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Monday, 27 September 2021 15:08

‘The Starling’ is for the birds

Written by Allen Adams

There’s nothing inherently wrong with tonal variance in a film. In the right circumstances, that can allow for a wider net to be cast with regard to the themes and ideas explored. A well-executed balance of laughter and tears can result in something greater than the sum of its parts.

If it ISN’T well-executed, however, you might be left with an ineffectual mishmash.

Such is the case with the new Netflix drama “The Starling.” The film – which is directed by Theodore Melfi and stars Melissa McCarthy and Chris O’Dowd – never seems able to find any kind of tonal consistency, punctuating its family drama intentions with moments of avian-flavored slapstick. Again, it’s not that such vacillation CAN’T work, but here, it definitely doesn’t.

That isn’t to say that the participants aren’t acting in good faith. In truth, McCarthy and O’Dowd – as well as a number of supporting players – are putting forward solid efforts. It’s just that the script and the overall lack of emotional coherence undermines those efforts, resulting in something that comes off like a Lifetime movie crossed with a Looney Tunes short.

Monday, 20 September 2021 14:51

The many ages of man – ‘Cry Macho’

Written by Allen Adams

For the most part, filmmaking is a young person’s game. The amount of energy required – creative, physical and otherwise – is staggering; it’s no surprise that most directors fade into film history in their later years.

Clint Eastwood is not most directors.

Say what you will about his late career output – let’s just call it “uneven” – but this is a guy who set the record for oldest director to win an Oscar 17 YEARS AGO and is still very much at it at age 91. Hell, he’s more prolific than the vast majority of his peers, producing more work than filmmakers less than half his age; dude’s made 14 films since that 2004 Oscar win, with eight of them just in the last decade.

His latest is “Cry Macho,” currently in theaters and streaming on HBO Max. Eastwood also stars in this story – adapted by Nick Schenk from N. Richard Nash’s novel of the same name – of an aging horse trainer and former rodeo rider who winds up enlisted to retrieve his boss’s son from Mexico and bring him back to the States, only to find himself slowly drawn to the possibilities presented by this journey.

It’s a surprisingly sentimental period piece, a movie that has more to say about the intersection of masculinity and emotion than you might expect from a filmmaker like Eastwood. The film does a good job of taking advantage of the bleak beauty of the setting, but some of that impact is sapped by the combination of some weak writing and a well-intentioned but stiff lead turn from Eastwood.

We all have our pop cultural comfort foods, the movies and music and books in which we delight even as we tacitly understand that they are not necessarily what others would deem great art. There’s a lot of stuff out there that might not capture the imagination of the majority, yet has an indelibly major impact on a select population.

Of course, “great” is in the eye of the beholder, isn’t it?

For instance, I’m not going to sit here and try and convince anyone that “Copshop,” the new film from grimy, crime-y writer/director Joe Carnahan, is great cinema. But I also can’t deny that I had a great time. It is a pulpy throwback of a movie, built on a foundation of ‘70s exploitation that will ring familiar to those who haunted certain aisles in their local video stores once upon a time.

And it is a hoot.

There’s something admirable about creative projects that are unabashedly themselves, and that’s the vibe you get from “Copshop.” The premise is ludicrous, the violence is over the top and characters are hard-boiled cartoons. But with everyone in on the joke, it stops being a joke – the people involved engage with just the right amount of seriousness, giving us a movie that is low-rent and ludicrous and legitimately entertaining.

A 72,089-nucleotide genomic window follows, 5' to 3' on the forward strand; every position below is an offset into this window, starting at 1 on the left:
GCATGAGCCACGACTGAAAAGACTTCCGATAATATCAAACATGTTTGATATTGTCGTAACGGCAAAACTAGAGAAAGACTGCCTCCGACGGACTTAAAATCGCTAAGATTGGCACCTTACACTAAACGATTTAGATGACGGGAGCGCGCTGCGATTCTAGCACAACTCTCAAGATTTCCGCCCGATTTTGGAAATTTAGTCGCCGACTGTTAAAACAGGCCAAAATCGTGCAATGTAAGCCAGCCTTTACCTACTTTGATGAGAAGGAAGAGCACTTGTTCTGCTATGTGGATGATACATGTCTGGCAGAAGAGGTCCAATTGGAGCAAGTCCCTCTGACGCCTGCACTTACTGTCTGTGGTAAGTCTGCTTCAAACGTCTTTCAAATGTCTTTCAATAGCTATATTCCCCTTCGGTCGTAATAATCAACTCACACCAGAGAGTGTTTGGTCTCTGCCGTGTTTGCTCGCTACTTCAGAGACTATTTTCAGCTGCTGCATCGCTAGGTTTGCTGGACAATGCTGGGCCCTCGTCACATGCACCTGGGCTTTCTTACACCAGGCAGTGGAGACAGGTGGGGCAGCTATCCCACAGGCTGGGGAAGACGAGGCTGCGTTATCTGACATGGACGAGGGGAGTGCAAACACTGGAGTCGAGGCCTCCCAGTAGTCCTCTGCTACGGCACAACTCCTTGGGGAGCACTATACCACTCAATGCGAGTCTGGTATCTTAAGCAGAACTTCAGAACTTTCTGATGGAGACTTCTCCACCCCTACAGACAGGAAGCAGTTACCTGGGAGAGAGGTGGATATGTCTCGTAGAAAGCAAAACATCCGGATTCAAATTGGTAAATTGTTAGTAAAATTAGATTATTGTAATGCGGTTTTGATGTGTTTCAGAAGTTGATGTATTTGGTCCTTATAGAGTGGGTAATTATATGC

Monday, 20 September 2021 14:46

‘Nightbooks’ offers kid-friendly scares

Written by Allen Adams

I’ve always been a fan of movies aimed at kids. I loved them when I was young, sure, but even as I’ve grown older, I’ve maintained an affection for them. Granted, there’s a LOT of variance with regard to quality (and a bad movie is a bad movie, no matter its target audience), but unless they’re REALLY bad, I usually find something engaging about them.

Still, one could argue that kid-oriented cinema has moved in the direction of more safe offerings in recent years. Looking back at the live-action children’s fare of my youth, I see a degree of intensity that is largely lacking today. Now, that isn’t to say all those movies were good – there were plenty of clunkers back then as well – but they seemed a bit more willing to push the audience.

“Nightbooks,” the new Netflix film, is a bit of a throwback in that way. Adapted from J.A. White’s YA novel of the same name and directed by David Yarovesky, it’s the story of a boy who is captured by a witch and forced to tell her scary stories each night or else be killed. The “Hansel & Gretel” parallels are overt, and there’s more than a little Scheherazade thrown into the mix. It’s definitely on the darker side for a kids’ movie, for sure. And when you throw in the fact that horror legend Sam Raimi is a producer, well … you know you’re in for something different.

Different … and pretty good.

We’re all familiar with the notion of coupons. Whether they’re bits of paper clipped from the weekend newspaper or codes procured from some website or another, coupons are a significant part of our consumer culture. Everyone recognizes that tiny thrill that comes with paying less.

But when couponing is pushed to its extremes, things can get a bit … strange. Shoppers developing methods to maximize savings, winding up with rooms filled with groceries and other goods, all in pursuit of that thrill.

And some people are willing to go even farther.

“Queenpins,” the new film by writer/director team Aron Gaudet and Gita Pullapilly, draws its inspiration from a real story of coupons run amok, an international scheme that made its masterminds millions of dollars, all from exploiting those seemingly innocuous slips of paper.

It’s a heist story, a caper story, yes – but it’s also a story about the lengths to which we will go in order to feel empowered, to feel as though we have some agency in the direction our lives take. It’s a charming and occasionally goofy story about female friendship wrapped in a pink-collar criminal enterprise, led by a dynamic and talented cast.

Monday, 13 September 2021 14:58

‘Malignant’ bloody, bizarre and bloody bizarre

Written by Allen Adams

There are few directors who have had as thorough an impact on 21st century genre filmmaking as James Wan. While I personally run a bit hot-and-cold with Mr. Wan’s oeuvre, there’s no denying that he has played a big role in defining genre over the past couple of decades.